The court observed that Judge Alsup had not allowed Uniloc to “cure” the defect under Rule 62.1 after the fact, noting “[t]he instant mess is one of [Uniloc’s] own making,” citing the other preexisting Uniloc standing dispute.24 However, the court advised that if Fortress had standing and had not been named yet, it “would indicate an incurable jurisdictional defect,” and remanded that case to Judge Alsup to complete further discovery to determine if Fortress controlled Uniloc (which would deprive Fortress of standing in the suits in which it has not been named—i.e., most of them).25 It seems unlikely the Federal Circuit will reverse course and allow Uniloc/Fortress/SoftBank to retroactively seal and hide the majority of those agreements at this point. Indeed, the Federal Circuit, having seen many of them, called the agreement between Uniloc 2017 and Uniloc USA “little more than a ‘“hunting license,” solely for the purpose of litigation.’”26

Fortress, SoftBank, and a $400 Million Stake

The story of Fortress IP, on the other hand, is the story of available capital, smart moneymen, and the continuing profitability of high-quality patent assertions, despite lobbying efforts attempting to suggest otherwise. It is also the story of one of the more successful patent litigation financiers, one that has led many other investors—Burford Capital, Gerchen Keller Capital (now owned by Burford), Westfleet Advisors, Bentham IMF, Palladium, Pravati Capital, Woodsford Litigation Funding, Rembrandt IP Management, and Verum Funding, to name just a few—to leap into patent litigation financing face-first. But before we get there, let’s go back to where it started—as an offshoot of a venture capital firm.

Fortress Investment Group, a New York private equity group purchased by Japanese SoftBank Group Corp. for $3.3 billion,27 makes its money in many ways, the main one being real estate lending and investment. But it has also made a side bet on patent assertions; for instance, it announced its official “Fortress IP Fund I” on May 22, 2018, to fanfare in the New York Post and other sources.28 Run by Eran Zur (of IP Nav, RPX, and now Fortress fame), the fund was seeded with a $400 million investment reported to originate with a wealthy solo investor from the United Arab Emirates,29 demonstrating just how much Wall Street values patent assertion aggregators and IP investments. One reporter applauded the move to diversify away from relying solely on real estate by starting the “Patent Troll Fund” to acquire and assert IP, lend, and purchase companies outright.30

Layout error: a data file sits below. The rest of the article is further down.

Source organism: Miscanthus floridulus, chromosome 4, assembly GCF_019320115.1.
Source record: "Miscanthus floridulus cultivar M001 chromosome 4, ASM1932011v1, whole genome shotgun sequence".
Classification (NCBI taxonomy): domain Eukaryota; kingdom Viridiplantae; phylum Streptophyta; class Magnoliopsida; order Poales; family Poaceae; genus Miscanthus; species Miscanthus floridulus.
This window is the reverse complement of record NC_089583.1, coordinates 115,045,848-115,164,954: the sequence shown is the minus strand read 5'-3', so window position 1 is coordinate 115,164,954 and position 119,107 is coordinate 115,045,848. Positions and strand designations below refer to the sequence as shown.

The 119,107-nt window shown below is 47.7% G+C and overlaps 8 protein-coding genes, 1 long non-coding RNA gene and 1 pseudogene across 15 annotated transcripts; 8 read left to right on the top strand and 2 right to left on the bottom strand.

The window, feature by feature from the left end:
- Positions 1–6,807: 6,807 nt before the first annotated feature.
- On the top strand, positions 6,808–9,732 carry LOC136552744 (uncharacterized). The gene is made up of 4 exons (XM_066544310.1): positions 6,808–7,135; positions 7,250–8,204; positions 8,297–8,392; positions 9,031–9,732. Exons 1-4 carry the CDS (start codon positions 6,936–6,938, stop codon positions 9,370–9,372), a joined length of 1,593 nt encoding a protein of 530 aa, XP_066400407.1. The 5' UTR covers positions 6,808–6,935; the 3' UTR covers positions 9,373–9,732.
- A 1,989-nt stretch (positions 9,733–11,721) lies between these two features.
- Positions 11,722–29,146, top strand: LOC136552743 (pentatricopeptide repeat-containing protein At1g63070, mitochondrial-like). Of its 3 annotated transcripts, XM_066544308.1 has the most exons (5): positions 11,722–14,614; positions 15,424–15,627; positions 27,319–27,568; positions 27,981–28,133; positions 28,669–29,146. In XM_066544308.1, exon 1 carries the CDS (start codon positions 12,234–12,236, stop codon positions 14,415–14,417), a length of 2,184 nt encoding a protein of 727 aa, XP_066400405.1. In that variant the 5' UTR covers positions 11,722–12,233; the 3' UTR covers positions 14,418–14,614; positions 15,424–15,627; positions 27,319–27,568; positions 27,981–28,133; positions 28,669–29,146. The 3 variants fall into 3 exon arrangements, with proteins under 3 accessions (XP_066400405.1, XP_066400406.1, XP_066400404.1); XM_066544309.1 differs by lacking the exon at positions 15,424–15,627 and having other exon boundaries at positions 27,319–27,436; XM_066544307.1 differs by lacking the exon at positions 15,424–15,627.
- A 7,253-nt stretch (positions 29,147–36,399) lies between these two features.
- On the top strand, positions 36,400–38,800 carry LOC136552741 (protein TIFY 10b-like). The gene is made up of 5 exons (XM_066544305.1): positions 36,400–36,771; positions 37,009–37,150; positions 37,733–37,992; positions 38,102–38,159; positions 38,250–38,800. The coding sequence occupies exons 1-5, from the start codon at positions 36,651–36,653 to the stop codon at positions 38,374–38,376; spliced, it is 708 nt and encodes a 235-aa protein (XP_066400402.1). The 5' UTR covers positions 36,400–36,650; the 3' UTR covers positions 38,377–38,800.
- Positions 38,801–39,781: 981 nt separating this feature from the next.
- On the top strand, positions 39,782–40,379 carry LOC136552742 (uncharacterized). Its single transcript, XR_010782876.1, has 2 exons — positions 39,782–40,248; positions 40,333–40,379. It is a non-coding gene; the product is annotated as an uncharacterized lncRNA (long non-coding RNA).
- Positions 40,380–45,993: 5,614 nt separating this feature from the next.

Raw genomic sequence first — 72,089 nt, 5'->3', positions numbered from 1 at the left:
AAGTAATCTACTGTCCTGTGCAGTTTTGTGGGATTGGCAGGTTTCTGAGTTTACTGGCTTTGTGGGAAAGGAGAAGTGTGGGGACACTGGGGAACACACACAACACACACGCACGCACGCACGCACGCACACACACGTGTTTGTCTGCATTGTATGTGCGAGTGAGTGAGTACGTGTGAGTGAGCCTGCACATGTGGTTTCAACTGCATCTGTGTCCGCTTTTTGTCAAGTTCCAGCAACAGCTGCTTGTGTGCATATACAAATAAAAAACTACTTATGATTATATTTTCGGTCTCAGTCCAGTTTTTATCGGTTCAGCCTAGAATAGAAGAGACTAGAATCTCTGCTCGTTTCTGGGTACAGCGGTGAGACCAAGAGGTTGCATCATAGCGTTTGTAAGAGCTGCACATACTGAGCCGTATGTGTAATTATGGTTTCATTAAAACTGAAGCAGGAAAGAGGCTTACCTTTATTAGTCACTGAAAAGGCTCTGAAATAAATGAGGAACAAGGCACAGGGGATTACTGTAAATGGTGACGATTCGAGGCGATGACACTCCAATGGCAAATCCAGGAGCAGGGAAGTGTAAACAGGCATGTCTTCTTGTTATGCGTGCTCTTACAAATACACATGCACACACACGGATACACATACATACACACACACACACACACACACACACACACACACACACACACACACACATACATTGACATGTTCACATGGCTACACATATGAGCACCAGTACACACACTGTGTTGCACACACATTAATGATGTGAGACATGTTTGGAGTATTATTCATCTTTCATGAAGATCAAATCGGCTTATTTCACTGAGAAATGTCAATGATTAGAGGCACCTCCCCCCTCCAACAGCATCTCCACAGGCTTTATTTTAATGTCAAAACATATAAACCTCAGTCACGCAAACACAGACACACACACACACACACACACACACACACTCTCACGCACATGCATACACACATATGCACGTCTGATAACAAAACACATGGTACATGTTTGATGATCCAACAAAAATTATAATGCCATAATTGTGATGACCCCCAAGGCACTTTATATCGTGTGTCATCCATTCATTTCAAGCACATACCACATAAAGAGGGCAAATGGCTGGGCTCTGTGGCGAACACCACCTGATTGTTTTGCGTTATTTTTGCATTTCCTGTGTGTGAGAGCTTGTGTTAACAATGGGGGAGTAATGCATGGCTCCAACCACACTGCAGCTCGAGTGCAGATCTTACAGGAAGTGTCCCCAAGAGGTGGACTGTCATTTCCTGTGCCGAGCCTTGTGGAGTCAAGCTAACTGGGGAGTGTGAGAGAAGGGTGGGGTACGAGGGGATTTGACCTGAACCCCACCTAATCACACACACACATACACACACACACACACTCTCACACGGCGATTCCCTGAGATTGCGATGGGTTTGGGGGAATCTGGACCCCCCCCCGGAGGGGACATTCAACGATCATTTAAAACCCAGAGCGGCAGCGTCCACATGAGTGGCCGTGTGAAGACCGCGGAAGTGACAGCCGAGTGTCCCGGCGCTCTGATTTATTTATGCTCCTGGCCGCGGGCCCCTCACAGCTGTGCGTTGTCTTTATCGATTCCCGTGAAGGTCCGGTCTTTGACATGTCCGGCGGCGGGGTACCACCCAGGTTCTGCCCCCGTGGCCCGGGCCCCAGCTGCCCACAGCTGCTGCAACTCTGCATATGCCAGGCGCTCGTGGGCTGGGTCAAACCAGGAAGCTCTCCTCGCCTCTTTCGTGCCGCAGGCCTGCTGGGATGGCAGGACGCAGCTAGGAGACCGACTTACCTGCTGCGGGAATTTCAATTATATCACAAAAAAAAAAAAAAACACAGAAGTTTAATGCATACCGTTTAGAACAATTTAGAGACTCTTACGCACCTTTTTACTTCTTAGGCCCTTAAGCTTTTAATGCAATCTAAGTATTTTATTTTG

Prior to and after official launch of that fund, Fortress IP had lent capital to distressed companies rich in IP—including names like Seven Networks, Inventergy, DivX, Marathon Patent Group, and even Theranos, the troubled Elizabeth Holmes-led diagnostic startup.31 It has, to the best of my knowledge, nearly 40 such subsidiaries—though Fortress itself has so many subsidiaries per the SEC reporting to make any honest evaluation of its reach impossible, even to government officials. (And that includes no licensing agreements or security and collateral agreements that have gone unpublished or unrecorded or are subject to NDAs.)

These short-term ballooning financing bets might have seemed risky to most—lending companies in dire straits tens of millions of dollars in last-ditch financing to pay off creditors and stave off collapse—but the rewards for default were almost as rich as the results of repayment at usury rates. The deals were mostly structured to grant some variation of march-in rights to the patent portfolios of those companies. And march in they did; the publicly traded NPEs’ failures were Fortress’s successes.